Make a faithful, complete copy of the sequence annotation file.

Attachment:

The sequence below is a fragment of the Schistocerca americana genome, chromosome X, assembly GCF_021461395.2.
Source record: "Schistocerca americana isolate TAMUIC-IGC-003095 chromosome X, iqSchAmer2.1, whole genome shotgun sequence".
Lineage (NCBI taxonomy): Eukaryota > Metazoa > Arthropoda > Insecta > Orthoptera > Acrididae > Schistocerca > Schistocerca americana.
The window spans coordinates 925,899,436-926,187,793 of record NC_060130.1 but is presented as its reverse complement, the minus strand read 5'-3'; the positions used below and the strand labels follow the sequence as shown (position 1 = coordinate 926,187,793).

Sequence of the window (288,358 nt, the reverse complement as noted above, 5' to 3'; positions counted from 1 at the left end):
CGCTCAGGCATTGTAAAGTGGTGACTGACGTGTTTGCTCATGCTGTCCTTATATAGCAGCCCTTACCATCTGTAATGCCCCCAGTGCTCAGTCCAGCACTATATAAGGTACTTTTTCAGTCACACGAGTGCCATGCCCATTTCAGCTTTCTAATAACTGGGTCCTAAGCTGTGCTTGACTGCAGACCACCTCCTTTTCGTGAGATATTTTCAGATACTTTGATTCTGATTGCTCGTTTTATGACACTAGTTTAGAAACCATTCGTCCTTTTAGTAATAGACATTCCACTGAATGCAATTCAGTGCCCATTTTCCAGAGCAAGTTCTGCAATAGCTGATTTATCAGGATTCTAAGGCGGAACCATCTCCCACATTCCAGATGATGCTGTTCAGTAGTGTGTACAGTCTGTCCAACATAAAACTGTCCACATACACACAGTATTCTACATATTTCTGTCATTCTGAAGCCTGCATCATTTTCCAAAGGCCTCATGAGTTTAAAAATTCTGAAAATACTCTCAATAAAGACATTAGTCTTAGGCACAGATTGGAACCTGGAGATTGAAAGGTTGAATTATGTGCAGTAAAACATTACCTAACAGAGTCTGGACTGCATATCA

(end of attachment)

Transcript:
The sequence below is a fragment of the Schistocerca americana genome, chromosome X, assembly GCF_021461395.2.
Source record: "Schistocerca americana isolate TAMUIC-IGC-003095 chromosome X, iqSchAmer2.1, whole genome shotgun sequence".
Lineage (NCBI taxonomy): Eukaryota > Metazoa > Arthropoda > Insecta > Orthoptera > Acrididae > Schistocerca > Schistocerca americana.
The window spans coordinates 925,899,436-926,187,793 of record NC_060130.1 but is presented as its reverse complement, the minus strand read 5'-3'; the positions used below and the strand labels follow the sequence as shown (position 1 = coordinate 926,187,793).

Sequence of the window (288,358 nt, the reverse complement as noted above, 5' to 3'; positions counted from 1 at the left end):
CGCTCAGGCATTGTAAAGTGGTGACTGACGTGTTTGCTCATGCTGTCCTTATATAGCAGCCCTTACCATCTGTAATGCCCCCAGTGCTCAGTCCAGCACTATATAAGGTACTTTTTCAGTCACACGAGTGCCATGCCCATTTCAGCTTTCTAATAACTGGGTCCTAAGCTGTGCTTGACTGCAGACCACCTCCTTTTCGTGAGATATTTTCAGATACTTTGATTCTGATTGCTCGTTTTATGACACTAGTTTAGAAACCATTCGTCCTTTTAGTAATAGACATTCCACTGAATGCAATTCAGTGCCCATTTTCCAGAGCAAGTTCTGCAATAGCTGATTTATCAGGATTCTAAGGCGGAACCATCTCCCACATTCCAGATGATGCTGTTCAGTAGTGTGTACAGTCTGTCCAACATAAAACTGTCCACATACACACAGTATTCTACATATTTCTGTCATTCTGAAGCCTGCATCATTTTCCAAAGGCCTCATGAGTTTAAAAATTCTGAAAATACTCTCAATAAAGACATTAGTCTTAGGCACAGATTGGAACCTGGAGATTGAAAGGTTGAATTATGTGCAGTAAAACATTACCTAACAGAGTCTGGACTGCATATCA